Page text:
Nutritient deficiency in plants: Signs to watch out for

12.09.18 01:40 AM Comment(s) By CityGreens


Apart from pest and disease attacks, plants can also suffer from nutrient deficiencies. In this blog, we cover deficiency symptoms of the main nutrients required by a plant. Any plant essentially needs '16' mineral nutrients to grow, live, and reproduce. A deficiency in any one of these nutrients would affect the plant's ability to complete its normal life cycle. Hence one needs to be cautious when feeding the plants.

Essential Plant Nutrients

Major Nutrients

Carbon (C), Oxygen (O), Hydrogen(H)

Macro Nutrients

    Nitrogen (N), Phosphorus (P), Potassium (K), Calcium (Ca), Magnesium (Mg), Sulphur (S)

Micro Nutrients

    Boron (B), Chlorine (Cl), Copper (Cu), Iron (Fe), Manganese (Mn), Molybdenum (Mo), Nickel (Ni), Zinc (Zn)


Symptoms and their interpretation

Plants have their mechanism to express nutrient requirements by showing "symptoms" of deficiency or toxicity (over-feeding). In a sense, this is a plant's voice or body language that can even reveal to us which mineral is deficient. Many a times, similar symptom may occur due to deficiency of more than one essential elements. In such a case, observing, if the symptom first appeared in newer leaves and shoots or the older ones, can help in identifying the true cause of deficiency. This happens because some of the elements are mobile, meaning they can move from one part of the plant to another whilst the others are immobile.

      • Mobile elements: N, P, K, Cl, Mg, Mo. If the mineral element is mobile, it's deficiency/toxicity appears in the older part of the plant first. This is because the nutrients travel from older leaves to the newer leaves where they are needed most.
      • Immobile elements: S, B, Fe, Zn, Ca, Cu, Mn, Ni. If the mineral element is immobile, the nutrients can not move from the older to the newer leaves. Therefore, deficiency symptoms appear in the growing region of the plant first.

Signs/Symptoms of Different Nutrient Deficiencies

Nitrogen (N)

Yellowing (chlorosis) of older leaves gradually progressing to the newer leaves, along with slow and stunted growth in plants. Nitrogen-deficient plants will mature early, but with lower quality and yield.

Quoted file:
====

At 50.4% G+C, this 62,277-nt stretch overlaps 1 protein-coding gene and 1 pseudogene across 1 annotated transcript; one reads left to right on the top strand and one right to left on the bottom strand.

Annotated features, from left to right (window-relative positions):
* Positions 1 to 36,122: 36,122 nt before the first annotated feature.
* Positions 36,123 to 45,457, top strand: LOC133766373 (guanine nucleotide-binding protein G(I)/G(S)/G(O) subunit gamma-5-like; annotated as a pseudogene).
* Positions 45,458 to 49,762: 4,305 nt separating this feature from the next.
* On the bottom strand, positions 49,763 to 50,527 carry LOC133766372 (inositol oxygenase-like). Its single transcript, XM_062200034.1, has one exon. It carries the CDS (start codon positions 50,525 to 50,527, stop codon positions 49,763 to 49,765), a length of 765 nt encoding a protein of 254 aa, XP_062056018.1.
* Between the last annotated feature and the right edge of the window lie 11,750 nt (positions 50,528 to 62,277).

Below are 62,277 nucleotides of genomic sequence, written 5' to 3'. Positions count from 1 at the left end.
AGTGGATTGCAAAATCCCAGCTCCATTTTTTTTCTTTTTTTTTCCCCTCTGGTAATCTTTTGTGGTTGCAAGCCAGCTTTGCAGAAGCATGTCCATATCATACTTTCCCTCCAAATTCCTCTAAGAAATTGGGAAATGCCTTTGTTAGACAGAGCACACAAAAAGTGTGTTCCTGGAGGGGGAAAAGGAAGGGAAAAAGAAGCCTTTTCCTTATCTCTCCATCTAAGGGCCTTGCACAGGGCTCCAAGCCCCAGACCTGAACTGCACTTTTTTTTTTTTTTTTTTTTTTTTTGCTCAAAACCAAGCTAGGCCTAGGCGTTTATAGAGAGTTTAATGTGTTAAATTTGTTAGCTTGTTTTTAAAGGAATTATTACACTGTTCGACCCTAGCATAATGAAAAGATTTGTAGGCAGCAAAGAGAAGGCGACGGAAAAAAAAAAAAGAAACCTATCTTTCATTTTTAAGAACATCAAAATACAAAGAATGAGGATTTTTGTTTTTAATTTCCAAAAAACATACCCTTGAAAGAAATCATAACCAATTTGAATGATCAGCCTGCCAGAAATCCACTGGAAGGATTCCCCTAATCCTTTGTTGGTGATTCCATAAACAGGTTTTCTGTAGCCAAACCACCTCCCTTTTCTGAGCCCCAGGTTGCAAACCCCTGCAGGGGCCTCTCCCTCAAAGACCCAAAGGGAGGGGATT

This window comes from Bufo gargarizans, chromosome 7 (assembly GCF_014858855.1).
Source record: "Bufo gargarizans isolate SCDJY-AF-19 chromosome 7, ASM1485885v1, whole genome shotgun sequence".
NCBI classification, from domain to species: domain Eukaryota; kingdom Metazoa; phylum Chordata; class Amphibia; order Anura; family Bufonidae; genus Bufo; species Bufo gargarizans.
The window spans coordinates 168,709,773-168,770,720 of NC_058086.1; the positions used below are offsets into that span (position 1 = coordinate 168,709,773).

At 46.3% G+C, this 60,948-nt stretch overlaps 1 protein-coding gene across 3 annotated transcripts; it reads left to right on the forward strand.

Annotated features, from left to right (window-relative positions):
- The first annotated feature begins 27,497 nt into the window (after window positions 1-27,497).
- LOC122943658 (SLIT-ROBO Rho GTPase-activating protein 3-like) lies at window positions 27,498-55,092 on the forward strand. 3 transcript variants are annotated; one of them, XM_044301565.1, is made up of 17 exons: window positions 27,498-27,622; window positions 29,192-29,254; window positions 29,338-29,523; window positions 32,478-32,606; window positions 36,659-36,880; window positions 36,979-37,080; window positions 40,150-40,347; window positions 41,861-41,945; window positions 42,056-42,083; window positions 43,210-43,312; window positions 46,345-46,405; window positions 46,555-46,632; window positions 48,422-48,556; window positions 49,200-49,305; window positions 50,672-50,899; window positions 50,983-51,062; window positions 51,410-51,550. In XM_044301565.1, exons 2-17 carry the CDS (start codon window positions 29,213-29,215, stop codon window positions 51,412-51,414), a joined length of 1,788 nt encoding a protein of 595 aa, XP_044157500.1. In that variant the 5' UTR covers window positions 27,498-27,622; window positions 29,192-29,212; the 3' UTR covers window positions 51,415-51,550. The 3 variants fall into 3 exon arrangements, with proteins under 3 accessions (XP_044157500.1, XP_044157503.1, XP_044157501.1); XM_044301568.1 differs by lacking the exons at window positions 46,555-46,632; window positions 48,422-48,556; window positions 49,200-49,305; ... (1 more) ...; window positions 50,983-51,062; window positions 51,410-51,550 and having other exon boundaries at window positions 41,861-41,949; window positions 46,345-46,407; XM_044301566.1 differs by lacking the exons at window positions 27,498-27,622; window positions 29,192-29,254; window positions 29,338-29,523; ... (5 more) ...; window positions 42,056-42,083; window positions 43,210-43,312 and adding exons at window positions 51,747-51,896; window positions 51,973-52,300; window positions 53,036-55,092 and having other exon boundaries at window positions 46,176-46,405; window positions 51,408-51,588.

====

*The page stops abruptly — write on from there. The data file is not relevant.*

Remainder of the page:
Phosphorus (P)

Leaves & stems of Phosphorus deficient plants are generally dark green. Older leaves turn yellowish with a pink/purplish margin.

Potassium (K)

Older leaves show chlorotic (yellowing) areas with burnt margins (scorch) along the edges of the leaves. It progresses along the leaf margin towards the base leaving the midrib alive and green.

Calcium (Ca)

Development of dark green leaves with leaf distortion. Leaf tips become brittle and dry and eventually wither and die.

Magnesium (Mg)

The most common symptom of Mg is inter-veinal chlorosis (yellowing of leaves in between the veins, yet veins remain green color) in younger leaves. Leaf margin becomes yellow or reddish-purple while the midribs remain green.

Sulphur (S)

Sulphur deficiency occurs in younger leaves first. Leaves turn green to yellow. Plants will be small and spindly in stature and stems are thin.

Iron (Fe)

Iron deficiency characterized by inter-veinal chlorosis with a sharp distinction between veins and yellowing areas of younger leaves. In cases of severe deficiency, leaves become whitish-yellow while the tissue becomes brown and dies (necrosis) leading to slow plant growth.

Manganese (Mn)

Manganese deficiency also causes inter-veinal chlorosis in young leaves, but there will be no sharp distinction lines existing between veins and yellowing areas, but rather a more diffuse chlorotic effect.

Boron (B)

Growing young leaves become yellow, and the terminal growing region dies. Additionally, we can see dark brown and irregular spots on the plants in case of severe deficiency.

Copper (Cu)

Plants show chlorosis of younger leaves with stunted plant growth. This deficiency causes tip burns in many vegetable crops. Ex: Tip burn in lettuce.

Zinc (Zn)

Inter-veinal chlorosis, especially midway between the leaf margin and midrib. Plants with Zinc deficiency experiences severely stunted growth as Zinc helps in elongation of internodes, which will be affected. At critical stages, plant tissue becomes grey-white and eventually dies.

Nickle (Ni)

Signs of chlorosis and inter-veinal chlorosis in young leaves leads to necrosis.

Chlorine (Cl)

Typical signs of chlorine insufficiency leads to wilting of leaves at the leaf margin and highly branched root system, especially in cereals. General signs like yellowing and dark brown patches with the demarcation between dead and live tissue.

Molybdenum (Mo)

Deficiency symptoms almost resemble Nitrogen deficiency symptoms showing chlorosis and stunted growth in plants. Other signs to look for may be scorching, cupping, or rolling of leaves. Molybdenum deficiency in cauliflower causes 'Whiptail' - a distinguished deficiency, wherein leaves become thick, brittle, and eventually wither, leaving only the midrib portion of leaf to remember the shape of 'tail.'

Do keep a lookout for these symptoms and give your plants proper care and maintenance.


Happy Gardening!

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